Juan Matute Guimón eyes Paris 2024 equestrian competition after missing Tokyo as incredible comeback from coma continues

The Spanish dressage rider suffered a brain bleed in 2020 but amazingly recovered, and competed at the 2022 FEI World Cup Final. Despite missing selection for the Olympic Games Tokyo 2020 in 2021, Matute has set his sights on a new aim: Paris 2024.

By ZK Goh
Picture by ©FEI/Richard Juilliart

The dream was over for Juan Matute Guimón, or so it seemed.

After miraculously surviving a bleed on the brain, which kept him in a coma in hospital for 25 days in May 2020, the equestrian rider had somehow made it back to the top of his sport and was in contention for a spot on Spain's Olympic team for the delayed Tokyo 2020 Games in 2021.

Then came the call – the dressage rider had not made the final cut and would not be part of the five-strong Spanish squad headed to Japan.

Some athletes might have taken the setback as final and called it quits. But not Matute; not after what he'd been through.

Spaniard's initial comeback from brain bleed

Matute's incredible story has been well-documented, including on Olympics.com ahead of Tokyo 2020.

The then-22-year-old was out riding his horse Quantico with his father, three-time Olympian Juan senior, when he felt faint.

He dismounted, sat on the ground, and passed out – only to reawaken 25 days later after surgery to relieve pressure in his brain.

Somehow, he suffered very few ill-effects physically. Speaking recently to equestrian's governing body the FEI, Matute confirmed: "After all the physio and training I have no after-effects, I feel better than ever."

It meant he was back in the saddle three months after his health scare, before competing at the National Dressage Championships that same October.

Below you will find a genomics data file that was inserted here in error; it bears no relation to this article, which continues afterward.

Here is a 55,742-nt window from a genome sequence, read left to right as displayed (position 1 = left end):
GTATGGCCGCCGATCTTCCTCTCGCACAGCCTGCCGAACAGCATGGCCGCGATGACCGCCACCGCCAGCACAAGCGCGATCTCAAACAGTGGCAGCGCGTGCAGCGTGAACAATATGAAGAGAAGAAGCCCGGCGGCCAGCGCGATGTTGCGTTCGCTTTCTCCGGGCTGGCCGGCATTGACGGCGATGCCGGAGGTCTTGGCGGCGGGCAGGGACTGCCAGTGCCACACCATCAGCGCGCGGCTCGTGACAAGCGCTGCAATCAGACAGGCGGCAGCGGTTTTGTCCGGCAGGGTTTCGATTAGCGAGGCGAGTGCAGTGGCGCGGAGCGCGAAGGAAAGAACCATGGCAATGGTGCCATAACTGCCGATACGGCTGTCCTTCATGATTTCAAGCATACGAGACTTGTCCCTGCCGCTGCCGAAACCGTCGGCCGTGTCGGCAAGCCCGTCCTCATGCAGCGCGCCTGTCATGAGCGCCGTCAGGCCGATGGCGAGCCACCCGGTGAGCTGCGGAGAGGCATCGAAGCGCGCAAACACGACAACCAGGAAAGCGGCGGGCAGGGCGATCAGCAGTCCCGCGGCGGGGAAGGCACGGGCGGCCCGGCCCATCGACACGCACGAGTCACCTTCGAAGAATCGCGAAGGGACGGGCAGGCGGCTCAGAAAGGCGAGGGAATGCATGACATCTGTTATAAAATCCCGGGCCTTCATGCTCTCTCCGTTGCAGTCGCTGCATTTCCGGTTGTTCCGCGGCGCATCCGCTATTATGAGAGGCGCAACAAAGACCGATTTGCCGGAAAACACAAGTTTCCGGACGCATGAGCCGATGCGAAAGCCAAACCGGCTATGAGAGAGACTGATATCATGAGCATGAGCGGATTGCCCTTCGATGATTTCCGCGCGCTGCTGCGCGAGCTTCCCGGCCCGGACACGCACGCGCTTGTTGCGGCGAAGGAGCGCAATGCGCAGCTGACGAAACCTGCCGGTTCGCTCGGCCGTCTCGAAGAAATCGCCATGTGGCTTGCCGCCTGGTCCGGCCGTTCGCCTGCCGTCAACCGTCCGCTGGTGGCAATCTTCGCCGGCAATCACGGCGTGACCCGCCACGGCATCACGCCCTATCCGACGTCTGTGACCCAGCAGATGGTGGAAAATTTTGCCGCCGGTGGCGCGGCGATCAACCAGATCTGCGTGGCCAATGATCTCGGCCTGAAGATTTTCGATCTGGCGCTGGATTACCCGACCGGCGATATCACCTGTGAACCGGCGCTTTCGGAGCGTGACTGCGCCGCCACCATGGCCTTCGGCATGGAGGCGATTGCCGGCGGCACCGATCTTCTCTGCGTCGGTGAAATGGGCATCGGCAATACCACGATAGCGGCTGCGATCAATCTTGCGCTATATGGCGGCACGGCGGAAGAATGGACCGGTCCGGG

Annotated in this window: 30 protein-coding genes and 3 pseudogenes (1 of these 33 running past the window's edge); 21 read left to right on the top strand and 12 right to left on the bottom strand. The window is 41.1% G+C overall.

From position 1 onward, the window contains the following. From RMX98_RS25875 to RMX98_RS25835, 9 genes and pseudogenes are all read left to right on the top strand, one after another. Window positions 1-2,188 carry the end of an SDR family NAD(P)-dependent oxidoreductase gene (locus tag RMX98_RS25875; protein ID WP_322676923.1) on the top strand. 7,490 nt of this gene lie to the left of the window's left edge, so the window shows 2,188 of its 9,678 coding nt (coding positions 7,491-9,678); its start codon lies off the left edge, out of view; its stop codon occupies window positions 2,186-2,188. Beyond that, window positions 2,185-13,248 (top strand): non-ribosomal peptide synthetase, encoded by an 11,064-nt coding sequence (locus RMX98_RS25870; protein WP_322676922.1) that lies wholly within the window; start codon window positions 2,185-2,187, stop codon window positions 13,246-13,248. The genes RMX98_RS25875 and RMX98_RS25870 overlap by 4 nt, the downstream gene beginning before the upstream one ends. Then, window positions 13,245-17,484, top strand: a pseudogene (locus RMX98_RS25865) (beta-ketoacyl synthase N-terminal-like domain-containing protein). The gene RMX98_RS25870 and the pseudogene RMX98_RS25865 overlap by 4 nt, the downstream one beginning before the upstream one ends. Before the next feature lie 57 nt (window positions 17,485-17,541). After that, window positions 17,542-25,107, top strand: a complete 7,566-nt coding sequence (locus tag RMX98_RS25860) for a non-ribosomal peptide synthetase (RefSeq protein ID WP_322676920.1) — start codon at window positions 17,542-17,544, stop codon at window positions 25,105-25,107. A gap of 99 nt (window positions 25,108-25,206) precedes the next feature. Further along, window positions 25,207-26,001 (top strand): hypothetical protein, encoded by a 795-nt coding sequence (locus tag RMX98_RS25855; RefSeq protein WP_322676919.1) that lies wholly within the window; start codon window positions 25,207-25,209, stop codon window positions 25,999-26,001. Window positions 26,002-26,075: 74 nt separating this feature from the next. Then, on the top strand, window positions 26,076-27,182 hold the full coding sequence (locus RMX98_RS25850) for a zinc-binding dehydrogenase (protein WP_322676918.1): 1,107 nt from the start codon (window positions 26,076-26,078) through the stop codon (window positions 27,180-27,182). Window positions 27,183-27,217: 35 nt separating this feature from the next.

"I wanted to prove a point to myself and to the world that when you set a goal and have the ambition and determination then you can make it happen," he told the FEI.

All of that to chase his goal of making the Spanish team. As he explained to the Tokyo 2020 website later that year: "Sport has helped me in a way that is difficult to explain. The ability to overcome difficulties and the strength of chasing your dreams and goal - the Olympics - give you motivation, a capacity to go further, one step further.

"And that's a blessing because all of us need motivation to move forward from any situation. And that mentality, without a doubt, is something that sport has given me after the stroke."

Destination: Paris 2024

Ultimately, Matute's dream was dashed when he failed to make the cut. But that stumbling block wouldn't stand in his way. Matute told the FEI that the very next day, he had already changed his target.

Just par for the course for Juan junior, who has always been inspired by his Olympian father, who competed at Seoul 1988, Barcelona 1992, and Atlanta 1996.

"Ever since I left hospital I said I wanted to make it to the Tokyo Olympic team, that was the dream," Matute junior said.

"It has always been my dream to be an Olympian like my father. I want to inherit my father’s Olympic Spanish flag on his tailcoat; that has been the goal and the motivation."